s i lly
At Brighton Asylum, the actors take
great pains to shock their guests.
By Maryrose Mullen
IT’S A DARK AND STORMY NIGHT. A wolf howls in the distance.
Mysterious figures dressed in black lurk in the shadows of a
decrepit warehouse. Soon I will join this twisted legion,
surrender to the dark side and be transformed into some-
thing hideous, doomed to wander for all eternity in the
Okay, to be honest, it is a bright and sunny fall day.
The black-clad specters are actors. This evening, they’ll
don blood-splattered costumes and skulk through the
hallways of Brighton Asylum, one of New Jersey’s most
frightening (meaning fun) haunted houses. And there is no
Brighton Asylum in Passaic is a 13,000-square-foot interac-
tive fright fest that goes beyond typical haunted house tropes. It
involves performance, with professional make-up, high-level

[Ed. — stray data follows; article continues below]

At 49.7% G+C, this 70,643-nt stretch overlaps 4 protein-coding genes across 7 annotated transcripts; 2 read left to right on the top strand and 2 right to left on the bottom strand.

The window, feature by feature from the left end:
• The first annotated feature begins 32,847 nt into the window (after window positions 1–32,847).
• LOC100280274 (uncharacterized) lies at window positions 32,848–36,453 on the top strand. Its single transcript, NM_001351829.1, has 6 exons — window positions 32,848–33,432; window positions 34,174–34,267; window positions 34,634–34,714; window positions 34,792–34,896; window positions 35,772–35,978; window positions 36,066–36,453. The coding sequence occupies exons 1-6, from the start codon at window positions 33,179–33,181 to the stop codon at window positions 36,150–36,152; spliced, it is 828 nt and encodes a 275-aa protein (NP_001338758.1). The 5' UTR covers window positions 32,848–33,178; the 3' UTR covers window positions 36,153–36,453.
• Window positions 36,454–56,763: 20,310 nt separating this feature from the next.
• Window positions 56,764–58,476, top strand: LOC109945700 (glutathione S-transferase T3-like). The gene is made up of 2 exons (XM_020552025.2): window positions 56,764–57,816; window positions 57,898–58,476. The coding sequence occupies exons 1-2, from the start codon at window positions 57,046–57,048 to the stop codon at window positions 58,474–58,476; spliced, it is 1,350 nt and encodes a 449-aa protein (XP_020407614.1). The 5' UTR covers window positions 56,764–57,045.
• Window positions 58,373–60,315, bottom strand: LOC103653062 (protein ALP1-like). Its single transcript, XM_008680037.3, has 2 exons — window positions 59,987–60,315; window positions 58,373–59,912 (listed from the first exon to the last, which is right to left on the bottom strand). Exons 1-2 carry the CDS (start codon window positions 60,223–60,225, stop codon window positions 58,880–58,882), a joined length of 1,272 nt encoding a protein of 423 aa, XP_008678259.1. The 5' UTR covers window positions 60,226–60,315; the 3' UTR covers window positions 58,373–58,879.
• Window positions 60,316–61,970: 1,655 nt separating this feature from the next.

special effects and sets, and a cast of horror buffs who
will do anything to scare you silly. Scenes and charac-
ters are frequently updated to keep repeat attendees on
edge. Brighton is celebrating its fifth anniversary this
month by introducing three new features: the Tunnel, a
walk-through attraction exploring the abandoned tunnel
system beneath the facility; and t wo escape activities, Dead
Escape and Lab Lockdown.
According to its fictional backstory, Brighton Asylum was
once a hospital for the mentally unstable. Subjected to cruel and
horrific experiments, the patients revolted, killing the staff and
taking control of the facility.
I checked into Brighton Asylum last October 30—known as
“I get in a lot
of people’s faces,
and it usually
causes me to get
— Alex Izzi